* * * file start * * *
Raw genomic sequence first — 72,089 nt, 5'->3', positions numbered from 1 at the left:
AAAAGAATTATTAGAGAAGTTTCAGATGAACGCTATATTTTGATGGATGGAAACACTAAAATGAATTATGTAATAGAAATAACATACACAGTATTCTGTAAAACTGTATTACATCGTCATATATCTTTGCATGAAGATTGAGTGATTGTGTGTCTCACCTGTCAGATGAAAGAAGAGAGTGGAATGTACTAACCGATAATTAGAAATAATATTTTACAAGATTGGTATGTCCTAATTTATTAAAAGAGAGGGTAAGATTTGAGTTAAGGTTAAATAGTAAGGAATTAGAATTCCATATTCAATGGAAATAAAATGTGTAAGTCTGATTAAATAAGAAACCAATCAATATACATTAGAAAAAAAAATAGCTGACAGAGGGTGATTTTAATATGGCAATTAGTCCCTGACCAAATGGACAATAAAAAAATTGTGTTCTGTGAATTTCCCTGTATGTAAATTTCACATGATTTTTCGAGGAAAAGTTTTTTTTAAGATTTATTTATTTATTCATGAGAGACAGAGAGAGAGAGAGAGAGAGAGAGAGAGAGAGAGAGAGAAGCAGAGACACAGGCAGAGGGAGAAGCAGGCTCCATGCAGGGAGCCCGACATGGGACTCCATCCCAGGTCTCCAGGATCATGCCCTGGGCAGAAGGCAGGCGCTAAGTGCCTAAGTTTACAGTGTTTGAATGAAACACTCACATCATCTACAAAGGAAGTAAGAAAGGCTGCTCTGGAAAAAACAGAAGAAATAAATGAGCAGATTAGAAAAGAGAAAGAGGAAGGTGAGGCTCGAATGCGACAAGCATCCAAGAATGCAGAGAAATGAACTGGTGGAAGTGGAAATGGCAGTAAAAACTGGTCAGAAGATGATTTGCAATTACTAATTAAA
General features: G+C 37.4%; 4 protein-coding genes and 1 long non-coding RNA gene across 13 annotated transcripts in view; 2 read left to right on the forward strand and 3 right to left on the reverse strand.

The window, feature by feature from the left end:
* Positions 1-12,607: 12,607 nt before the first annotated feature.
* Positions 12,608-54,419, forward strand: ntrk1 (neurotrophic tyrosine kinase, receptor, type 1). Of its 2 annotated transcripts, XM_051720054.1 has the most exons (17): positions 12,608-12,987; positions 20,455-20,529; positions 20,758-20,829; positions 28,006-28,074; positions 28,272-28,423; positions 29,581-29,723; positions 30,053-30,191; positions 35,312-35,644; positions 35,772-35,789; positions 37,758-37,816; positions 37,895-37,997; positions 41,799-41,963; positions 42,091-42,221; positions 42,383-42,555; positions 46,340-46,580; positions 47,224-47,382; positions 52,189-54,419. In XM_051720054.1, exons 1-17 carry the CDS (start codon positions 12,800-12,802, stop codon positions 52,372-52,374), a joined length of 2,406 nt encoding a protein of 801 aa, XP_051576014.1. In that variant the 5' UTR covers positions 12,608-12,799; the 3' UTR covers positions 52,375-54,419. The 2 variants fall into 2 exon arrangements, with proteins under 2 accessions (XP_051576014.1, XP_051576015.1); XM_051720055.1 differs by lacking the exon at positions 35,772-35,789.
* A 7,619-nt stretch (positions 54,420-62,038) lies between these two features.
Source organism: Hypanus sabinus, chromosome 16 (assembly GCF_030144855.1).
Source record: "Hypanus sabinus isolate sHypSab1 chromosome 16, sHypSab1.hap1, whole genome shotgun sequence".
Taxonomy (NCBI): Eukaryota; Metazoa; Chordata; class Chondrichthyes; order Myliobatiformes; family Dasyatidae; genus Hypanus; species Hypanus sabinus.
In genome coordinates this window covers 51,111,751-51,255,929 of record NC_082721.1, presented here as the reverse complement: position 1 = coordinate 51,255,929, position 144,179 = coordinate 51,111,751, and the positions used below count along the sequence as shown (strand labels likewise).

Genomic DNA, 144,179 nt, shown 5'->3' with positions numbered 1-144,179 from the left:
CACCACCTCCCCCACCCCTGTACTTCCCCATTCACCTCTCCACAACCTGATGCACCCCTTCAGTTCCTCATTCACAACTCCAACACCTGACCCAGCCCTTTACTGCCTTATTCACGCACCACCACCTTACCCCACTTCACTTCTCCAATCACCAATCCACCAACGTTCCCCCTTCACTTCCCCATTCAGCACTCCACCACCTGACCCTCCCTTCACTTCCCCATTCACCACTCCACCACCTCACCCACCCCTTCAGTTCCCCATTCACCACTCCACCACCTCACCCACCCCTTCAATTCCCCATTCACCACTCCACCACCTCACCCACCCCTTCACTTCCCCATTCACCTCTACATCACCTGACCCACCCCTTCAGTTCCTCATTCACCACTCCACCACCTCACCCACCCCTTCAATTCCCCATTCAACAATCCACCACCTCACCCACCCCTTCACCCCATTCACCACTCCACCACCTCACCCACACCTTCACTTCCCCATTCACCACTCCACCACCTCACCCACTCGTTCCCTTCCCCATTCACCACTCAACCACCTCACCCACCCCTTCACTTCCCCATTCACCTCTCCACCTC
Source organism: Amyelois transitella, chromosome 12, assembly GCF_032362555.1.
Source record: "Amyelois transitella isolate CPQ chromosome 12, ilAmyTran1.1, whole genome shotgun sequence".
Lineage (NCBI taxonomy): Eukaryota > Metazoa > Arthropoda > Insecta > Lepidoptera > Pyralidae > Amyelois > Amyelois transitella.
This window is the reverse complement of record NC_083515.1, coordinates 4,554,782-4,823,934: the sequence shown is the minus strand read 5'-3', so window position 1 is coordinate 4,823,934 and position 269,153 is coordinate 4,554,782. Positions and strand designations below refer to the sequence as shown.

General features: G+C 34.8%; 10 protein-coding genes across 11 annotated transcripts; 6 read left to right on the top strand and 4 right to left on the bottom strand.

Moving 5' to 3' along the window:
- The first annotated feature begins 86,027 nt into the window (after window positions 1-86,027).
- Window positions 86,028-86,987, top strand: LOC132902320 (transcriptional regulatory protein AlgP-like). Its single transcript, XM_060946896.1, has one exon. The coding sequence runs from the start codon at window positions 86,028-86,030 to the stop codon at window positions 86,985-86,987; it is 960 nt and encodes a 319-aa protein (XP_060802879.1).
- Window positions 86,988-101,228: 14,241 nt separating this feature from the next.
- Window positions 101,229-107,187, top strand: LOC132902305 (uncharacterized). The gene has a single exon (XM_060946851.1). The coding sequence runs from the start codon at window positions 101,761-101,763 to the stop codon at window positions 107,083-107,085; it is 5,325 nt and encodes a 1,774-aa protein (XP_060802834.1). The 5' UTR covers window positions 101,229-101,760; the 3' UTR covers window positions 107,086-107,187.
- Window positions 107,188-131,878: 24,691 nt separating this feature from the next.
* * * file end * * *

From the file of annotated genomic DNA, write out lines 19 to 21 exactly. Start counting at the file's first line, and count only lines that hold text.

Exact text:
Moving 5' to 3' along the window:
- The first annotated feature begins 86,027 nt into the window (after window positions 1-86,027).
- Window positions 86,028-86,987, top strand: LOC132902320 (transcriptional regulatory protein AlgP-like). Its single transcript, XM_060946896.1, has one exon. The coding sequence runs from the start codon at window positions 86,028-86,030 to the stop codon at window positions 86,985-86,987; it is 960 nt and encodes a 319-aa protein (XP_060802879.1).